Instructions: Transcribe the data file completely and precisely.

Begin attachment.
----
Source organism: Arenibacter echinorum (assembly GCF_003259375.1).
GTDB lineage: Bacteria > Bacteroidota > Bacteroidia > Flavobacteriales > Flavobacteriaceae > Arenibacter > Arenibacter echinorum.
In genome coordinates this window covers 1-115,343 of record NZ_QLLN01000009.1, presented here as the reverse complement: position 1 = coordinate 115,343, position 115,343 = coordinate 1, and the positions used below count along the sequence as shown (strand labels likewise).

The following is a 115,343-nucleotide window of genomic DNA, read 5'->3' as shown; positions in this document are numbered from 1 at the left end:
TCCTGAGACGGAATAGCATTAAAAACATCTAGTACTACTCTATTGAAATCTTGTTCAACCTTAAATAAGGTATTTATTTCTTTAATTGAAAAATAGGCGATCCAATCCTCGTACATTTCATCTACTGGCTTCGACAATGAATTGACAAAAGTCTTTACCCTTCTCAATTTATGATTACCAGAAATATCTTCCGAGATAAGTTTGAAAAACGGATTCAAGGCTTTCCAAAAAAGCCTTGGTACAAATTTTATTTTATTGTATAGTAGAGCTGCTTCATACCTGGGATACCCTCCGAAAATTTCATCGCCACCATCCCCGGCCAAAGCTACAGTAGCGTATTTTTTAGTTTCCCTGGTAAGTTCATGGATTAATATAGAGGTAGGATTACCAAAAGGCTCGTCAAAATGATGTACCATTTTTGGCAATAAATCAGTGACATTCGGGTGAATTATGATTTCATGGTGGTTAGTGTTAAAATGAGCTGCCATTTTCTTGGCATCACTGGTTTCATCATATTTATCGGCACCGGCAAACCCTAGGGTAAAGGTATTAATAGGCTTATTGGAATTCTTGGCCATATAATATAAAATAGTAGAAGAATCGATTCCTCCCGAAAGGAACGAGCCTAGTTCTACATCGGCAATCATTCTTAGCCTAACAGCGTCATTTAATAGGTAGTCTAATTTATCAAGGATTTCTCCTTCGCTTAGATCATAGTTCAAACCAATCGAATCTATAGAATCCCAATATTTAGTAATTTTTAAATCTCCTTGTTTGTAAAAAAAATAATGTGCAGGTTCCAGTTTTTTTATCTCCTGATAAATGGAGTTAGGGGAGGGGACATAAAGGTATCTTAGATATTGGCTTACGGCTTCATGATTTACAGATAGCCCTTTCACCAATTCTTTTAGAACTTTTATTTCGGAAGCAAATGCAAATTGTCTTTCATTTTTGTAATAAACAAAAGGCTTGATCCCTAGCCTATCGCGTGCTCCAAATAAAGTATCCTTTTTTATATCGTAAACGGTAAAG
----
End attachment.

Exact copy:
Source organism: Arenibacter echinorum (assembly GCF_003259375.1).
GTDB lineage: Bacteria > Bacteroidota > Bacteroidia > Flavobacteriales > Flavobacteriaceae > Arenibacter > Arenibacter echinorum.
In genome coordinates this window covers 1-115,343 of record NZ_QLLN01000009.1, presented here as the reverse complement: position 1 = coordinate 115,343, position 115,343 = coordinate 1, and the positions used below count along the sequence as shown (strand labels likewise).

The following is a 115,343-nucleotide window of genomic DNA, read 5'->3' as shown; positions in this document are numbered from 1 at the left end:
TCCTGAGACGGAATAGCATTAAAAACATCTAGTACTACTCTATTGAAATCTTGTTCAACCTTAAATAAGGTATTTATTTCTTTAATTGAAAAATAGGCGATCCAATCCTCGTACATTTCATCTACTGGCTTCGACAATGAATTGACAAAAGTCTTTACCCTTCTCAATTTATGATTACCAGAAATATCTTCCGAGATAAGTTTGAAAAACGGATTCAAGGCTTTCCAAAAAAGCCTTGGTACAAATTTTATTTTATTGTATAGTAGAGCTGCTTCATACCTGGGATACCCTCCGAAAATTTCATCGCCACCATCCCCGGCCAAAGCTACAGTAGCGTATTTTTTAGTTTCCCTGGTAAGTTCATGGATTAATATAGAGGTAGGATTACCAAAAGGCTCGTCAAAATGATGTACCATTTTTGGCAATAAATCAGTGACATTCGGGTGAATTATGATTTCATGGTGGTTAGTGTTAAAATGAGCTGCCATTTTCTTGGCATCACTGGTTTCATCATATTTATCGGCACCGGCAAACCCTAGGGTAAAGGTATTAATAGGCTTATTGGAATTCTTGGCCATATAATATAAAATAGTAGAAGAATCGATTCCTCCCGAAAGGAACGAGCCTAGTTCTACATCGGCAATCATTCTTAGCCTAACAGCGTCATTTAATAGGTAGTCTAATTTATCAAGGATTTCTCCTTCGCTTAGATCATAGTTCAAACCAATCGAATCTATAGAATCCCAATATTTAGTAATTTTTAAATCTCCTTGTTTGTAAAAAAAATAATGTGCAGGTTCCAGTTTTTTTATCTCCTGATAAATGGAGTTAGGGGAGGGGACATAAAGGTATCTTAGATATTGGCTTACGGCTTCATGATTTACAGATAGCCCTTTCACCAATTCTTTTAGAACTTTTATTTCGGAAGCAAATGCAAATTGTCTTTCATTTTTGTAATAAACAAAAGGCTTGATCCCTAGCCTATCGCGTGCTCCAAATAAAGTATCCTTTTTTATATCGTAAACGGTAAAG